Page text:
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U.S. Supreme Court

Fidelity Title & Trust Co. v. DuBois Elec. Co., 253 U.S. 212 (1920)

Fidelity Title & Trust Co. v. DuBois Electric Company

No. 300

Argued March 25, 26, 1920

Decided June 1, 1920

253 U.S. 212


In reversing a judgment on a verdict in an action at law for damages, the circuit court of appeals should order a new trial, but where it fails to do so, this Court, on certiorari, may inquire whether that court was wrong on the merits and, finding it so, may affirm the judgment of the district court. P. 253 U. S. 213.

A man is not free to introduce a danger into public places, even if he be under no contract with the persons subjected to the risk. P. 253 U. S. 214.

One who creates and arranges for the continuation of dangerous conditions of which he alone knows cannot escape responsibility for a resulting injury by stepping out of their control a few days before the injury occurs. P. 253 U. S. 215.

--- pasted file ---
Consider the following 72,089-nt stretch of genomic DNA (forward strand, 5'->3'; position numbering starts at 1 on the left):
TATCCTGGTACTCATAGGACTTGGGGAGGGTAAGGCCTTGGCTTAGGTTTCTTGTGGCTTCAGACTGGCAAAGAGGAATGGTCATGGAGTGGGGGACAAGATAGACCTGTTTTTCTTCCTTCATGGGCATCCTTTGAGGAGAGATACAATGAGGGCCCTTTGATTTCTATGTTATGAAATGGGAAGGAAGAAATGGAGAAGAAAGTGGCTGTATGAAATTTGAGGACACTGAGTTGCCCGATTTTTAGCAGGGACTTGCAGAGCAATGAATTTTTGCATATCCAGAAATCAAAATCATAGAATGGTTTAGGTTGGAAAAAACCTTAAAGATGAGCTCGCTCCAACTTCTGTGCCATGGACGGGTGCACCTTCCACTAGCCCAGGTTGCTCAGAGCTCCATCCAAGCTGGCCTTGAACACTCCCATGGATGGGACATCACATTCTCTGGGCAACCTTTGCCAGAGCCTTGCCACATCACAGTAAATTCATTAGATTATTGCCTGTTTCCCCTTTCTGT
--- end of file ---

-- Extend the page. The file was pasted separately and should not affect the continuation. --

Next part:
A, having been furnished with a banner by B, and having, at B's request, undertaken to hang it across a public street and later take it down, assuming full control, suspended it between opposite buildings by a cable, one end of which A negligently attached to a weakly constructed chimney; several days later, A retaining control, the banner dragged the chimney over in a storm and C was injured by a falling brick in the street below. Held that A was liable to C. P. 253 U. S. 213.

An amendment to a declaration which leaves the original cause of action unchanged is not objectionable because made after the running of the statute of limitations. P. 253 U. S. 216.

253 F.9d 7 reversed.

The case is stated in the opinion.

Page 253 U. S. 213

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